Disney's ban on Netflix advertising a sign of 'increasing competition'

If it wasn’t before, the “Streaming Wars” are officially on between Netflix and Disney.

According to The Wall Street Journal, Disney has now banned Netflix advertising across all of its platforms, which would presumably include properties such as ABC and the multitude of Disney channels available on cable. Last August, it was announced that Disney+ will be unveiled this fall, featuring a wide range of Disney programming including new shows and Disney’s vast library.

There doesn’t appear to be any love lost between these two competitors.

It is certainly a sign of the times. Disney is willing to forego some rather sizable revenue to gain an edge for their fledgling streaming service which is in direct competition with the likes of Netflix as well Amazon Prime and new streaming services offered by HBO, Apple and NBC.

In 2018, Netflix spent over $1.8 billion on advertising, more than double what they spent two years ago. The Journal reports that “Netflix spent $99.2 million on U.S. TV ads during 2018, with some 13% going to Disney-owned entertainment networks.”

Rich Greenfield, a partner and LightShed and a media analyst, doesn’t think that Disney’s decision to ban advertising from Netflix does too much to hurt the streaming giants.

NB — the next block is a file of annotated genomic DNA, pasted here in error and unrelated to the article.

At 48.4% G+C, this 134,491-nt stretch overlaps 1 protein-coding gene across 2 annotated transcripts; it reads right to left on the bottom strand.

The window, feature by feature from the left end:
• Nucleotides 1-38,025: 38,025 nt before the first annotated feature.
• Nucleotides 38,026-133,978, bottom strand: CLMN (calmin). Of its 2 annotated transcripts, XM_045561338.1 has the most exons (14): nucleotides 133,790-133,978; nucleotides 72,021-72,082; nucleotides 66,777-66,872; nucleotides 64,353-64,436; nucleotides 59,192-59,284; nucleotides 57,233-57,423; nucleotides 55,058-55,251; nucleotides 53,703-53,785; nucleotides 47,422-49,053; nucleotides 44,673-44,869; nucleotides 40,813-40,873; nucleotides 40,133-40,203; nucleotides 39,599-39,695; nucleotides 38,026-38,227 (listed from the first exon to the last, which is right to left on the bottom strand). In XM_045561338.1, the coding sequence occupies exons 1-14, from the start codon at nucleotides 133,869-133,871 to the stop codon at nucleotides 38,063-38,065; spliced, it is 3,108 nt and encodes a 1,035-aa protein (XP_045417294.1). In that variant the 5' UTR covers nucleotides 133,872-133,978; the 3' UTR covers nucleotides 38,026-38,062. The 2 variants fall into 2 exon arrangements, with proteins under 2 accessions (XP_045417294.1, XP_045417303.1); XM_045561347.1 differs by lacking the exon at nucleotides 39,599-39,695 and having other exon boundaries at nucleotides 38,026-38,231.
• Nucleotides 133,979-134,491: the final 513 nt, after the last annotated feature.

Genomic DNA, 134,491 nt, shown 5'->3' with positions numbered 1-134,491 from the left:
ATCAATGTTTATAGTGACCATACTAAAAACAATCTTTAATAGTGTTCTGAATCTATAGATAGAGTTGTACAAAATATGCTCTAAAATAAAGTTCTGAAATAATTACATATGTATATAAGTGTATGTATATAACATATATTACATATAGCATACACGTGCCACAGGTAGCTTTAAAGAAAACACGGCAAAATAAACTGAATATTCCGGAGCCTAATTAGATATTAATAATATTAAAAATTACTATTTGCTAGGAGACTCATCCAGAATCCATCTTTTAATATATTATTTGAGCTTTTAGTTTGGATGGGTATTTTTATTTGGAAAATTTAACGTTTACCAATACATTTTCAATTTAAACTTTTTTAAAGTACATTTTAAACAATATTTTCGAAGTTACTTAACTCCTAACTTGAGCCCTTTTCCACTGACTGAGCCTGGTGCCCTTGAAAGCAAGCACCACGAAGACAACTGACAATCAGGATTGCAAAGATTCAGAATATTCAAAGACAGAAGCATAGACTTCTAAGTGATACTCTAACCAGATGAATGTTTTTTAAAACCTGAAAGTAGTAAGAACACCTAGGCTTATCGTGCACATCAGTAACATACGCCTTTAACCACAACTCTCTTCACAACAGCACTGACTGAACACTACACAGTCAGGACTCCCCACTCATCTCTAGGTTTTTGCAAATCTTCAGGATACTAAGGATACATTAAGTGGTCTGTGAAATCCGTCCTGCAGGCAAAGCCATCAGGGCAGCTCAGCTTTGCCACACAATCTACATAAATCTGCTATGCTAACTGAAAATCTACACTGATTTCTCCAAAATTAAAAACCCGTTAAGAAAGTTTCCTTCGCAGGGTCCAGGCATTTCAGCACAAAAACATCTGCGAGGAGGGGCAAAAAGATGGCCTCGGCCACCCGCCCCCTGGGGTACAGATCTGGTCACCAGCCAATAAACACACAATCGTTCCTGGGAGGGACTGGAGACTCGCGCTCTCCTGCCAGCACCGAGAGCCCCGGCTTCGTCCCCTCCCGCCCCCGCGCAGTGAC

“To me, I think at the end of the day, Netflix not being able to advertise on Disney hurts Disney more than it does Netflix,” Greenfield told FOX Business.

“I just think that the competition between all of these companies is becoming more intense. This is another sign of the increasing competition between all these platforms.”

Now with Disney in direct competition with streaming giant Netflix, the decision has been made to draw a line in the sand. That’s some “Hakuna matata” right there but recently, there has been some friction between Disney and their competitors in the burgeoning streaming market.

Disney CEO Robert Iger announced his resignation from Apple’s board in September. Apple TV Plus will also launch in November, just days before Disney’s streaming option goes live.